David Backus as Stash
Dustin Loreque as Hub
Vince Buckley as Caretaker
Bud Campbell as Clarence Heckles
Stash and Hub (Backus and Loreque) are two disgusting-looking cannibalistic ghouls wandering through a graveyard at night. They’re attempting to find the grave of Mr. Clarence Heckles (Campbell) so as to steal his body for later tasty meals. As they walk they discuss the nature of being a ghoul and also, weirdly enough, eating, condiments, and humanity’s relationship with food. When they finally reach his gravesite, they set to work exhuming the corpse, something they appear to have a fair amount of experience at. On this night, though, the corpse may not come so quietly.
I wanted to like Cannibal Flesh Riot far more than I did. It’s directed by one of the more well-known horror artists and authors currently working, Gris Grimly. A soundtrack was released under the same name including some of my favorite bands (though just about none of that music actually appears in the piece). There’s even, on the director’s cut, a brilliant introduction by Gris Grimly himself discussing the nature of various zombies, vampires, and ghouls as a “primer” of sorts before the short proper.
Unfortunately, once the intro ends, the short is nothing like what I expected. I understand what Grimly was trying to do. It appears to be him combining a slew of different techniques to create a film that encompasses his usual style of drawn or painted work. But, as a film, the short needs to pick a style and stick with it. If it wants to be serious, that’s fine, but don’t incorporate goofy, cartoony sound effects into it. If it’s trying to be a goofy cartoon (the apparent overarching goal), that’d be fine too… though that seems heavily at odds with Grimly’s choice to shoot this in serious-looking black and white. But then, okay, it’s in black and white now so it could be a period piece of some sort. Then THAT gets thrown out the window when our leads start discussing commercials and McDonalds later on in the short. The entire Cannibal Flesh Riot endeavor just comes off as wildly uneven to me.
In terms of technique, I can appreciate some degree of mixing media, but they need to flow well into each other to avoid jarring transitions. When Stash and Hub reach the graveyard, they seem to be live-action actors walking into a stop-motion set. Then, with no warning, they’re stop-motion actors walking through a stop-motion set, and then live action walking through live action! Most of these shots, when they happen, look very good in and of themselves. However, the viewer still can’t help but suddenly stop and say “wait weren’t those two just real people” and thus get momentarily taken out of the work.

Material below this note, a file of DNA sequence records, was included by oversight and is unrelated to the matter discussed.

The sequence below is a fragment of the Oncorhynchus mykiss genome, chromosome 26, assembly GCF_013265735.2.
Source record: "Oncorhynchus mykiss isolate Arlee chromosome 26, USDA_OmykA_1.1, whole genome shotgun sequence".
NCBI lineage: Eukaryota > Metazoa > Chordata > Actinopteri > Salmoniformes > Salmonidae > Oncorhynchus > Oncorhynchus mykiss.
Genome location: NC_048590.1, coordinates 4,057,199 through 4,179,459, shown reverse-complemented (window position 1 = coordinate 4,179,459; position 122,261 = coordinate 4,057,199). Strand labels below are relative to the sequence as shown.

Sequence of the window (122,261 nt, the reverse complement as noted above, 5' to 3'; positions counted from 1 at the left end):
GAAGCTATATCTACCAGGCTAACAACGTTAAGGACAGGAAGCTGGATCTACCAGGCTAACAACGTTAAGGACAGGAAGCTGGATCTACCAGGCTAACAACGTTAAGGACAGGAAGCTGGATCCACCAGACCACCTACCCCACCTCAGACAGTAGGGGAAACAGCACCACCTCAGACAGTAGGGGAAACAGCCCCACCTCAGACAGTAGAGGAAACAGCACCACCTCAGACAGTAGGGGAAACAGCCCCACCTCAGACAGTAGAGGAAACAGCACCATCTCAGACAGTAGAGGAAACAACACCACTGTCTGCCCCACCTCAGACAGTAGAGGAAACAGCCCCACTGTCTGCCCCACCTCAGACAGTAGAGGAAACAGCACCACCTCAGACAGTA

The Cannibal Flesh Riot script also puts me in a tough position. On one level, like the film as a whole, I get what he’s going for. The seemingly random discussion between Stash and Hub on how to spice up their cannibal meals or the nature of condiments or how people rationalize thinking of their food as people (a la the California Raisins) are interestingly written and at times funny, but they’re out of place in this story! I don’t want the majority of the short I’m seeing about two cannibalisticgraverobbers to be an in-depth discussion on the nature of relish, spices, and condiments!
I don’t want to come off as completely negative about this because there are a few things it does right. For instance, for all the weirdness of the dialogue, Backus and Loreque are great in this. If the viewer didn’t have their graverobber chemistry to hold the story together, everything would fall apart. The script may seem wrong for Cannibal Flesh Riot at times… yet you still want to hear these characters read it. Also, I should say that Grimly does pay homage to the genre very well in a few scenes. Possible references to the blood geyser in Nightmare on Elm Street and the POV attacks in Evil Dead are particularly memorable. Finally, for a first film, Grimly and his crew should be commended for at least nailing down sound editing in terms of dialogue. They still have an issue of sound effects that seem inorganic to what we’re seeing, but they’re definitely on the right track.
Overall, Cannibal Flesh Riot is trying to do too much at once. I’m sure Grimly can do these stylistic techniques well individually. When he tries to do them all at once in a 30-minute piece though, it just comes off as overloaded and diminishes the amount of work that went into them. Similarly, while the sense of humor of the piece is in keeping with that I’ve seen in his children’s books, it still feels a little awkward in this particular story. If he reigns himself in a bit on his next short, I’m sure he can make something great.